What does Part B auto coverage stand for?


Part B coverage refers to the medical payments coverage frequently offered by insurance companies to the buyers of Personal Auto policies (PAP).

Essentially, it guarantees that all medical or funeral expenses of the insured and the occupants of the insured's vehicle will be covered if they sustain bodily injuries or die as a result of a car accident within three years of the accident.

How Part B Auto Coverage Works

  1. The insurance company promises to cover all medical, X-ray, surgical, dental or funeral expenses that the insured or the passengers in the insured's automobile have sustained.
  2. There are two groups of insured people under the Part B coverage: the insured and members of the insured's family, and other individuals who occupy the insured's covered automobile. However, Part B coverage does not apply to passengers in a non-owned auto driven by the insured, i.e. occupants of the auto which you have been behind the wheel of, will not receive medical compensation under your Auto insurance policy if you don't own the vehicle.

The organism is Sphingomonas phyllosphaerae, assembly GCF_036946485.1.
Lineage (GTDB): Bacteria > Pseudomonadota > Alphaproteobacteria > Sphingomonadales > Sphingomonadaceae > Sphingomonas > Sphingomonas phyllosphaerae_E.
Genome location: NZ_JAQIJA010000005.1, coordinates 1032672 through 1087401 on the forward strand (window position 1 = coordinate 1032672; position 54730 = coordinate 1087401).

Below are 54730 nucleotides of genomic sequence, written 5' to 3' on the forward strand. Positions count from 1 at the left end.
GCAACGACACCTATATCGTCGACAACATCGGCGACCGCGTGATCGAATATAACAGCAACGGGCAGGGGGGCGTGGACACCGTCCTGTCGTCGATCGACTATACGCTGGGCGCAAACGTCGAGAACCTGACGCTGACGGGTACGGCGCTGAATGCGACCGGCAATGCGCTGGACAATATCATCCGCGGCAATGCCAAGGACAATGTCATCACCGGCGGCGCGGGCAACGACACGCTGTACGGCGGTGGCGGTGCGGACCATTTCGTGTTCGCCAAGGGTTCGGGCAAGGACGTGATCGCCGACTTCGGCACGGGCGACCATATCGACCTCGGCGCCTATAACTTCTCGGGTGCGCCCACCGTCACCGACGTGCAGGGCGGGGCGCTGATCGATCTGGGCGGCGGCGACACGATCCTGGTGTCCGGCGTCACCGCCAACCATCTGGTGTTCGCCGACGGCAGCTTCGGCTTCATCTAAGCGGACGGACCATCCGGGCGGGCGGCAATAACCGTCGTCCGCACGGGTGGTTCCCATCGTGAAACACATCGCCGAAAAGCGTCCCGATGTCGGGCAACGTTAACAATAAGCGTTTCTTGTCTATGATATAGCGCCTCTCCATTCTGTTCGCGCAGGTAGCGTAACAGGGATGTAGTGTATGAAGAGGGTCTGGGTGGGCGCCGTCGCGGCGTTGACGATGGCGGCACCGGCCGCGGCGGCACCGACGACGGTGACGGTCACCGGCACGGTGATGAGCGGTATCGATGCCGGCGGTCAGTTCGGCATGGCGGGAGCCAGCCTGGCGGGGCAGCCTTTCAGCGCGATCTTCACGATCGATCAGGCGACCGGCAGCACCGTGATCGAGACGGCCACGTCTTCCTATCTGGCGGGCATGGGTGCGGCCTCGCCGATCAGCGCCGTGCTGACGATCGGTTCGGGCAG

3. The medical payments coverage indemnifies the injured insured or occupants of the insured's car, regardless of who has caused the accident. Even if the insured is at fault, the insured's will receive medical expense compensation.
  4. Medical payments benefit limits are significantly lower than, say, liability limits. Medical benefit limits are usually between $1000 and $10,000 per injured person in a car accident.
  5. Medical payments coverage cannot replace the insured's health insurance if the insured has such. Instead, it is meant to pay for medical expenses that your health insurance does not cover. This means that if you have Part D coverage and you are involved in a car accident, your health insurance will be used to pay for any medical expenses it covers, and the ones not covered by it are left for the medical payments auto coverage to pay.
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